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Flawed Families of the Bible: How God's Grace Works through Imperfect Relationships Paperback – March 1, 2007
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From the Back Cover
"A profound reflection on how God relates to, works with, and loves families whatever their circumstance. The Garlands escort us on a tour of some of God's more interesting biblical families, always with an eye to exposing their fully flawed humanity. This book will challenge and change the way many read the Bible--not because it focuses on failures and difficulties, but because it shows that our true greatness is not so much of our doing, but of the God who is much more that we deserve."--David M. Thomas, codirector, The Bethany Family Institute, UK and USA
"Diana and David Garland have pooled their combined expertise in scripture studies and family ministry to create a wonderful, wise book. Flawed Families of the Bible challenges all our pious platitudes about the life of faith and the 'perfect' family, opening us up to a radical transforming vision of real redemption experienced in the midst of confusion, failure, and pain. This gracious and grace-filled book surprises us into seeing God and our family lives anew."--Wendy M. Wright, author of Seasons of a Family's Life: Cultivating the Contemplative Spirit at Home
"What does the Bible say about families? What is a 'normal' family? Let two of the wisest guides around help you explore these questions with insight and care. Be warned, however, as it is with most things biblical, the truth will both enlighten and disturb you. Flawed Families of the Bible opens wide our eyes--and our hearts even more--as we see both the pain and the promise of family life. Most of all, we catch a glimpse of how large God's grace is and what it means for all of us."--J. Bradley Wigger, author of The Power of God at Home
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Top Customer Reviews
This readable book is easy to read and is for anyone interested in the Bible, especially those struggling with family problems or suffering because of relationship difficulties or traumatic life events.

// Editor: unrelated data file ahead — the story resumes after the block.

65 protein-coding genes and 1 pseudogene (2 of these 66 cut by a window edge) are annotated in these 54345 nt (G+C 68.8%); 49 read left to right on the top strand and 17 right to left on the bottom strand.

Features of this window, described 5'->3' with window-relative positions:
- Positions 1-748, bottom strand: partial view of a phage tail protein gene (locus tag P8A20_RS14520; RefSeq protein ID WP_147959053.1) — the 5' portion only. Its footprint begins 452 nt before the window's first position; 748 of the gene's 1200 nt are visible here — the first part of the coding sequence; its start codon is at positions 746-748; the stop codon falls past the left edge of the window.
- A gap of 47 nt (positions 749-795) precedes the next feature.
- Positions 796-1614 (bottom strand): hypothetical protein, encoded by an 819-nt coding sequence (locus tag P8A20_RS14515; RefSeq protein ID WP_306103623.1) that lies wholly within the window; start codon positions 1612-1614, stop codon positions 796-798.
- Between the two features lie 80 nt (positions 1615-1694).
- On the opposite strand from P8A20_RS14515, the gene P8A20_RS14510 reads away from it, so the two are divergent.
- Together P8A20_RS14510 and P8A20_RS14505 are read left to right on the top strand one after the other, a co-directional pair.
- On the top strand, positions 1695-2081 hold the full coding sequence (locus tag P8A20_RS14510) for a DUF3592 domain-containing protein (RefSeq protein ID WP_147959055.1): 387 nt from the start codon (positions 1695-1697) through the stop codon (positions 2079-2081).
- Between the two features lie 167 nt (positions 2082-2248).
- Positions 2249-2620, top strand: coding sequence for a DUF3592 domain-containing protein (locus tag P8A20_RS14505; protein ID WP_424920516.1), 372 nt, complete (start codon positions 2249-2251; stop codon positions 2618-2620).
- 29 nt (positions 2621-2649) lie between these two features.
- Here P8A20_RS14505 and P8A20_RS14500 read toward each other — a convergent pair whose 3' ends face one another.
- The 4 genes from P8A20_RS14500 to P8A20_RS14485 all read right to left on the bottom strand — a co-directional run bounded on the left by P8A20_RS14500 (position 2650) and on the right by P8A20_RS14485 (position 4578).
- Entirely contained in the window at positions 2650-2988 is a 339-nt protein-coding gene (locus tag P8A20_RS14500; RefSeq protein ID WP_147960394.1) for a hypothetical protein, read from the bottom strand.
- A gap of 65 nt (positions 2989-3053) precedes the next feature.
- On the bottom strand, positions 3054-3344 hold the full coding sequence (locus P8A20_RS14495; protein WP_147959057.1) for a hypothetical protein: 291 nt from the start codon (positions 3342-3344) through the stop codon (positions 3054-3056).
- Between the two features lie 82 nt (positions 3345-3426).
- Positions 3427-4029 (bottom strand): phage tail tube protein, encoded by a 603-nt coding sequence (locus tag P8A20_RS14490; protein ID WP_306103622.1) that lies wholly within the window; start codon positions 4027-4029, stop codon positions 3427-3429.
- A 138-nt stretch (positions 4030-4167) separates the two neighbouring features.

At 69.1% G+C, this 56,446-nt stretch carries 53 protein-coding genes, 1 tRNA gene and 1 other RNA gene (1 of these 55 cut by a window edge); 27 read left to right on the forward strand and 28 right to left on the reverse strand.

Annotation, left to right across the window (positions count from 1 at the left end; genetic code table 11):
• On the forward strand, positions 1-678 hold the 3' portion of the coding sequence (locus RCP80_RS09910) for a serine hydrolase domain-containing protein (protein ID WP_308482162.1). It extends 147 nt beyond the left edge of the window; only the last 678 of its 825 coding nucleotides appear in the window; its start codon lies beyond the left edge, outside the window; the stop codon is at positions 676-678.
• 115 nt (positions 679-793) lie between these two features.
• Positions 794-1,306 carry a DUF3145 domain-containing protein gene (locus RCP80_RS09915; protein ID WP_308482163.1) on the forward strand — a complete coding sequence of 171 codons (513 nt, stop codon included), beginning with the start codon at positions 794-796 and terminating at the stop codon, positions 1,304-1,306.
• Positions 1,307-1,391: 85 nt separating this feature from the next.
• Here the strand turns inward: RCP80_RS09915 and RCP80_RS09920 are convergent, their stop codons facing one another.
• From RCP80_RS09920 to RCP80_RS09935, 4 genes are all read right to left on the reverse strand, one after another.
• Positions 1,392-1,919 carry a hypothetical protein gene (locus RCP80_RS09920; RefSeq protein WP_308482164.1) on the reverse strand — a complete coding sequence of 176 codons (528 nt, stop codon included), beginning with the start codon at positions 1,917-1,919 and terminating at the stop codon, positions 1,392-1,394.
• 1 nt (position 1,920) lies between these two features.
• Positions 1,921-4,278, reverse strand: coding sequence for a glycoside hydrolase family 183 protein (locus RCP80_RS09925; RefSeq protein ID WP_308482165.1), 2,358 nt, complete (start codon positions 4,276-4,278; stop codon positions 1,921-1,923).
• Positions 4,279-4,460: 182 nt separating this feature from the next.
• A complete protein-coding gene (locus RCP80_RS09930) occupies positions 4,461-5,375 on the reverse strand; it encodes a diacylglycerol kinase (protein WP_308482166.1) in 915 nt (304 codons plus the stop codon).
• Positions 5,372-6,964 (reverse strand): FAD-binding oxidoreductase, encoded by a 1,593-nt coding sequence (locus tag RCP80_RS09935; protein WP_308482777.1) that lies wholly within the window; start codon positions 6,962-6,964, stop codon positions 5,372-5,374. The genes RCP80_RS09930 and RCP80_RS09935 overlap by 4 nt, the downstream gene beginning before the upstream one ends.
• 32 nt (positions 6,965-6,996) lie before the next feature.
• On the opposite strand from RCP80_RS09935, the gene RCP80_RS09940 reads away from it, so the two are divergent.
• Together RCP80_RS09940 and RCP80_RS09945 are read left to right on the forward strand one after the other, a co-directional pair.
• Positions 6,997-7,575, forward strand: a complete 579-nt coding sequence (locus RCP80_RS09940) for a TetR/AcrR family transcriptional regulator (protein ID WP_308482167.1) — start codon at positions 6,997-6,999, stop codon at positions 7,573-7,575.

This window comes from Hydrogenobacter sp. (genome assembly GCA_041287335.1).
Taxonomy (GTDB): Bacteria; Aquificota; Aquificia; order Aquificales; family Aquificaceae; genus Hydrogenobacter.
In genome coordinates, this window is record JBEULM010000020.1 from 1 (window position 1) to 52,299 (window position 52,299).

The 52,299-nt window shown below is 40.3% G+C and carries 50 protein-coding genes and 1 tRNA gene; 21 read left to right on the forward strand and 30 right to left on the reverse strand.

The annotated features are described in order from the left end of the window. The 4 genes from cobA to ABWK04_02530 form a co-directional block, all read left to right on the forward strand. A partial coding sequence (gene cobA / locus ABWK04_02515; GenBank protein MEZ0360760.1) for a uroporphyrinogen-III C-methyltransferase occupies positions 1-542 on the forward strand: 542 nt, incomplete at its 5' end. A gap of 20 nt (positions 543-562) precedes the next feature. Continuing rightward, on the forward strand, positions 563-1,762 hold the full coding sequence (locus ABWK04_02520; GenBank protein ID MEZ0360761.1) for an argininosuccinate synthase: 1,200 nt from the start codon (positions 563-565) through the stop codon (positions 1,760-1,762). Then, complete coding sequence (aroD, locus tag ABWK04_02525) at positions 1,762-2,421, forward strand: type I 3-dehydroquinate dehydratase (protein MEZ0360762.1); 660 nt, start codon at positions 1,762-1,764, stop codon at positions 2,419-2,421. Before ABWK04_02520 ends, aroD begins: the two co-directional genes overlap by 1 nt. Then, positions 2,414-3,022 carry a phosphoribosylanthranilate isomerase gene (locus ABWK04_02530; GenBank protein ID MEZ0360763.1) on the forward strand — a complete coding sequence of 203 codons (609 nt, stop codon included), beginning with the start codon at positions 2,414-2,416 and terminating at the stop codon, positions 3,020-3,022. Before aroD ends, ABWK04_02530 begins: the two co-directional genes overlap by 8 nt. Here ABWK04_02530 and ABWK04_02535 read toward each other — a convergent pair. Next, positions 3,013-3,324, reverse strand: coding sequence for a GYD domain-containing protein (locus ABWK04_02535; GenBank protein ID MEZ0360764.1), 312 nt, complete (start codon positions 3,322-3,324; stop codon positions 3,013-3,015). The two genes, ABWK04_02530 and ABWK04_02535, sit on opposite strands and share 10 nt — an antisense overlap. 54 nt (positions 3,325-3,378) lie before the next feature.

For example, the chapter on Michal provides insight into her shame at David's dancing, insight which most readers (including the present reviewer) tend to miss without special attention to her story elsewhere in Samuel. We miss such insights because of many factors, but particularly due to failure to read the Bible closely and our cultural assumptions which may reflect Hollywood more than the Holy Book (i.e., that Bathsheba seduced David, an assumption the authors rightly refute). There are two antidotes: going back to the text to see what it really says, and asking careful questions to ensure that the text is saying what we think it's saying.
As the Garlands note, when we pay careful attention to those who are "damaged goods" in Scripture, the simple act of hearing that one's trials are also found in Scripture provides enormous encouragement to the suffering. For those of us who live around others who are suffering, hearing oft-ignored stories from Scripture helps us hear the cries and needs of those who suffer in the present. The Bible isn't just about heroes, and it's certainly not about perfect families and lives--it's about people in need of mercy and grace and restoration.
Well done, Garlands!
My only wish is that was longer. Maybe there should be a volume 2. Here are a few examples:
1. Sibling Rivalry: Jacob & Esau 2. Favoritism of Parents: Isaac & Rebekah 3. Lying Parents passing the sin from generation to generation: Abraham, Isaac, Jacob 4. Rape in the family: Tamar & Amnon and on and on.
Thanks David and Diana for writing this book that helps show that the Bible characters were real people who made it through real problems just like we experience today.
Easy read with quick chapters. Insightful.
While debating whether to buy it or not, I opened right to "Dinah's Story" and wondered how a person would feel if her brothers took such brutal, bloody steps to avenge a "rape." In that same chapter, I read about Tamar being raped by her own half-brother. Not only did her "loving" father do nothing to avenge assault; neither did he try to comfort her or offer any compassion. I flipped to another chapter and skimmed the pages about Leah and Rachel. How would it feel to NEVER come first in your husband's affection? Then there was Bathsheba, and for some reason, I'd never really thought that much about her feelings of abuse (?) and loss.
Garland and Garland tell the stories and then apply them to our lives today as we struggle with envy, distrust, favoritism, rejection, and a host of other emotions and situations. It's well-written, thought-provoking, and educational. What more can you ask for in a book?